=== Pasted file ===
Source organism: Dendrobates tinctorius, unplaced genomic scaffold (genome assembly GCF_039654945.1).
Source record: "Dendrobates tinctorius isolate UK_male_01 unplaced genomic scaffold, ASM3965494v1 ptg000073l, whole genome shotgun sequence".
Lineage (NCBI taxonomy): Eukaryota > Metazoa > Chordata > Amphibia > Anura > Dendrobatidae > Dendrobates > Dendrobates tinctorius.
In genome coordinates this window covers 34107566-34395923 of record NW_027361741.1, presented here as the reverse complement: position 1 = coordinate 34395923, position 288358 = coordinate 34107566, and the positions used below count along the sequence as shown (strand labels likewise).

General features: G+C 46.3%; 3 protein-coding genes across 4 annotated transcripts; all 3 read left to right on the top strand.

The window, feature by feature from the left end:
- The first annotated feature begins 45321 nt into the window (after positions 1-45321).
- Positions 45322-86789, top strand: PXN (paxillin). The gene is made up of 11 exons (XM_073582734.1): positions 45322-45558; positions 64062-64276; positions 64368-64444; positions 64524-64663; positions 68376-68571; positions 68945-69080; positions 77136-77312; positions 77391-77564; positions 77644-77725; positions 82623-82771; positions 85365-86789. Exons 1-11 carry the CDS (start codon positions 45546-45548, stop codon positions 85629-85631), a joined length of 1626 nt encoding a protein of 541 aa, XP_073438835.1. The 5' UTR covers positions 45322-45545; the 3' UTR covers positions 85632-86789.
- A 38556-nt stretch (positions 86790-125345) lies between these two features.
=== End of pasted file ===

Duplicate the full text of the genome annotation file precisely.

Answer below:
Source organism: Dendrobates tinctorius, unplaced genomic scaffold (genome assembly GCF_039654945.1).
Source record: "Dendrobates tinctorius isolate UK_male_01 unplaced genomic scaffold, ASM3965494v1 ptg000073l, whole genome shotgun sequence".
Lineage (NCBI taxonomy): Eukaryota > Metazoa > Chordata > Amphibia > Anura > Dendrobatidae > Dendrobates > Dendrobates tinctorius.
In genome coordinates this window covers 34107566-34395923 of record NW_027361741.1, presented here as the reverse complement: position 1 = coordinate 34395923, position 288358 = coordinate 34107566, and the positions used below count along the sequence as shown (strand labels likewise).

General features: G+C 46.3%; 3 protein-coding genes across 4 annotated transcripts; all 3 read left to right on the top strand.

The window, feature by feature from the left end:
- The first annotated feature begins 45321 nt into the window (after positions 1-45321).
- Positions 45322-86789, top strand: PXN (paxillin). The gene is made up of 11 exons (XM_073582734.1): positions 45322-45558; positions 64062-64276; positions 64368-64444; positions 64524-64663; positions 68376-68571; positions 68945-69080; positions 77136-77312; positions 77391-77564; positions 77644-77725; positions 82623-82771; positions 85365-86789. Exons 1-11 carry the CDS (start codon positions 45546-45548, stop codon positions 85629-85631), a joined length of 1626 nt encoding a protein of 541 aa, XP_073438835.1. The 5' UTR covers positions 45322-45545; the 3' UTR covers positions 85632-86789.
- A 38556-nt stretch (positions 86790-125345) lies between these two features.